Notes: Mueller to help infielders
Intrasquad game slated for Wednesday; Scully honored
VERO BEACH, Fla. -- The Dodgers will put Bill Mueller back in uniform Saturday, but don't jump to wild conclusions.He's still retired as a player and staying that way. The club is turning him from the highest-paid assistant to the general manager to the highest-paid infield instructor. It's all part of his first Spring Training in transition, retired as a former batting champ because of a degenerative knee and now learning the ropes as an executive-in-training. Mueller was one of general manager Ned Colletti's first signings two winters back, inking a two-year, $9.5 million contract that pays him $4.5 million in 2007, guaranteed whether he plays or not. He was signed to play third base and fill the black hole left by the departure of Adrian Beltre. But Mueller's already balky right knee broke down in late April and didn't respond to a third operation in early May. The knee is irreparably crippled with arthritis and might eventually need to be replaced. He officially retired in November and joined Colletti's front office. He's done player evaluation, was part of the Winter Meetings contingent and journeyed to the Dominican Republic for winter-ball scouting. "It's been a tough transition, no doubt about it," said Mueller. "In the same breath, I'm at peace with it." Mueller will address the team, then hit the field. Asked if he had any specific projects -- he laughed when third-base prospect Andy La Roche's name was mentioned -- Mueller said he's been preparing his speech and he has some ideas in mind of what he wants to say and do on the field this Spring Training. He said the most enjoyable part of his new job is working with Colletti and the staff he's put together. The toughest part of the transition is predictable. "Not being a player," he said. Mueller, 36 next month, played two previous seasons under Dodgers manager Grady Little while both were in Boston, and last year marked his third stint with Colletti, the first two coming when Colletti was the assistant general manager in San Francisco. Colletti was in that role when the Giants drafted Mueller out of Southwest Missouri State University in 1993.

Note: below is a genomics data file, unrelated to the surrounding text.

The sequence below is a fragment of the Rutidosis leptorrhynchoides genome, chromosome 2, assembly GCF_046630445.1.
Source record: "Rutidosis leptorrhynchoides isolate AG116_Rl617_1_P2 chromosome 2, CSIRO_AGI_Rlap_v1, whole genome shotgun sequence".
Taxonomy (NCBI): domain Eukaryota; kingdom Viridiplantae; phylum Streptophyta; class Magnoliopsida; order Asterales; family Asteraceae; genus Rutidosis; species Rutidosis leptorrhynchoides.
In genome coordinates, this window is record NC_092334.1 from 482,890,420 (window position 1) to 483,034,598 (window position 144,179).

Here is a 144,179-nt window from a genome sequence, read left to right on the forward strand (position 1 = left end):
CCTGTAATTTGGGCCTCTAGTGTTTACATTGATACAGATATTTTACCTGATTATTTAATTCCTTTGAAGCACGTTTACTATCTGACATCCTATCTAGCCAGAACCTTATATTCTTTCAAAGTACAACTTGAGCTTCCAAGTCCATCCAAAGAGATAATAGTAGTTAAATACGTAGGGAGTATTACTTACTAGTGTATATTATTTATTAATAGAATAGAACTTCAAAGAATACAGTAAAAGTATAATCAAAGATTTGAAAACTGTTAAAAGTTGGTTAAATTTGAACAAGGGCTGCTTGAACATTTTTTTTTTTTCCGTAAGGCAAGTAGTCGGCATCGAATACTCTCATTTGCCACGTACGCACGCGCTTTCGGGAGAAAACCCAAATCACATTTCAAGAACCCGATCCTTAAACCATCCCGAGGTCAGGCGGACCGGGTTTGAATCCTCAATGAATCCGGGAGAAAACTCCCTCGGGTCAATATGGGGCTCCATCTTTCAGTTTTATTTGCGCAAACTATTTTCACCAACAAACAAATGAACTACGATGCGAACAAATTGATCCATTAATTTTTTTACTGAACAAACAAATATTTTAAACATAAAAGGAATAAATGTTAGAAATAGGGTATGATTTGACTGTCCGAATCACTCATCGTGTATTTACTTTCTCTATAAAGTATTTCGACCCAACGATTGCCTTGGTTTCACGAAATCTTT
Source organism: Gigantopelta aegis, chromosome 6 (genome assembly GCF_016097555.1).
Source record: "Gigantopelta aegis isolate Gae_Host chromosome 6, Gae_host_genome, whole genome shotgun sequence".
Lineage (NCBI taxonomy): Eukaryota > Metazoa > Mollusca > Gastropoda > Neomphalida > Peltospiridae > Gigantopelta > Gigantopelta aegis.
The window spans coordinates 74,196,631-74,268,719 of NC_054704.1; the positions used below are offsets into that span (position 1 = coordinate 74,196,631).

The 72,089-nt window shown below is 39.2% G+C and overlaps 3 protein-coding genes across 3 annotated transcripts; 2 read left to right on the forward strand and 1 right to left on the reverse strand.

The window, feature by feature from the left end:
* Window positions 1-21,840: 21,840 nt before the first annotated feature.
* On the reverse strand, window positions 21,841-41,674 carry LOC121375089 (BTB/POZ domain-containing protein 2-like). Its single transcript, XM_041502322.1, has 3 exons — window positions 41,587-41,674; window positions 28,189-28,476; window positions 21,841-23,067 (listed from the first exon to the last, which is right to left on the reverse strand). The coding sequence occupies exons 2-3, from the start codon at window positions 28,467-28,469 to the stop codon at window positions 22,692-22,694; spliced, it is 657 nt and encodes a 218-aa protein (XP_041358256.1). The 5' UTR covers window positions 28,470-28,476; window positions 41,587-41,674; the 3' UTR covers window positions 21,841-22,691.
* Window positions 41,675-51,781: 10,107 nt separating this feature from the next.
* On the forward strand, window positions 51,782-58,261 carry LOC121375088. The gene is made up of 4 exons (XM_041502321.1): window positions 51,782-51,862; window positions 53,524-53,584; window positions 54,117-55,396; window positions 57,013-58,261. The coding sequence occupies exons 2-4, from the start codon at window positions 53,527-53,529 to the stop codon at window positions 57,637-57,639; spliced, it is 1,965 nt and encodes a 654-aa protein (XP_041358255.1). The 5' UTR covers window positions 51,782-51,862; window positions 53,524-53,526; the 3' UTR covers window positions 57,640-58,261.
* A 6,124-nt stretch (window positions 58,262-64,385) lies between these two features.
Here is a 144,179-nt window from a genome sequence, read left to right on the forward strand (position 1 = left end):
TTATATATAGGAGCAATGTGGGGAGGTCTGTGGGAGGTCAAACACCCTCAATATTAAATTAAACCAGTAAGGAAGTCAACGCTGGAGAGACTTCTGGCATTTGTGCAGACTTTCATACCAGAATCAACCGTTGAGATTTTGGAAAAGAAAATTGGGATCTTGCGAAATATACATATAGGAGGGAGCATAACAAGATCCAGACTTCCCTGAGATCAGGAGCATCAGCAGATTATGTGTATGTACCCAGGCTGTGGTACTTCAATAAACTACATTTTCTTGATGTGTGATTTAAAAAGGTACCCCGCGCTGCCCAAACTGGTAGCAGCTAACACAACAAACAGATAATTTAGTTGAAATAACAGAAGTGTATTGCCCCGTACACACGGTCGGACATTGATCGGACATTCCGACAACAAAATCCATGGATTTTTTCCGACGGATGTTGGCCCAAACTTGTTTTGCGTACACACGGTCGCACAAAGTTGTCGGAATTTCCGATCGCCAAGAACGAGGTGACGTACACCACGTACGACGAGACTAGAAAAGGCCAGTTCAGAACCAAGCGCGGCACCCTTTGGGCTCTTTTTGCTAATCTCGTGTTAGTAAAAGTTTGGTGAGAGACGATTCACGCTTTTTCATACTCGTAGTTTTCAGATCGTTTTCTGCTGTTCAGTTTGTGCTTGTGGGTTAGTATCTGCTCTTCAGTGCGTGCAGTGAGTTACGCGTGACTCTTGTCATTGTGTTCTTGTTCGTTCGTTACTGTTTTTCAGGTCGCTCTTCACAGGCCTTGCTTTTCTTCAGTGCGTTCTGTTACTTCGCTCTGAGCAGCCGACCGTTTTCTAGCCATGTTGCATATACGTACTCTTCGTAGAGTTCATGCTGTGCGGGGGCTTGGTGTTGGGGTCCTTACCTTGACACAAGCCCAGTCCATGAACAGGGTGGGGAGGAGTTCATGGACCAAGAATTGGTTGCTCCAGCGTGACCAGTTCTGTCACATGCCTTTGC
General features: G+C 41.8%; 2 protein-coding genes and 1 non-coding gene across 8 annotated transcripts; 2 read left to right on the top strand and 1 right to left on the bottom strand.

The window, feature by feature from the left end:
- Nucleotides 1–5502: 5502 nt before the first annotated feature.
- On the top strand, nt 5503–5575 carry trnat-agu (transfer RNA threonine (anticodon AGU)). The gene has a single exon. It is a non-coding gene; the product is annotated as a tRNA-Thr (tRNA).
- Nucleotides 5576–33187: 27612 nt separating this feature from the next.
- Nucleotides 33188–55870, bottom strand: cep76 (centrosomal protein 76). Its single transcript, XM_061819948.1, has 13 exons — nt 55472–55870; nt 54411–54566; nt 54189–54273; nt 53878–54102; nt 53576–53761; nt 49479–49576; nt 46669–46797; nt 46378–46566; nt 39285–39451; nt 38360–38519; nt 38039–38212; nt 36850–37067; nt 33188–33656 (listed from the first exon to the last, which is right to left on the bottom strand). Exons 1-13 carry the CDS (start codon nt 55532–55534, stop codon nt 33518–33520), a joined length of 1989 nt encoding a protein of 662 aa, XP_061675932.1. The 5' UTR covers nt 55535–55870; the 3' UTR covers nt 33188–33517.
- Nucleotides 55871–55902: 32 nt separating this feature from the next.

Ken Gurnick is a reporter for MLB.com. This story was not subject to the approval of Major League Baseball or its clubs.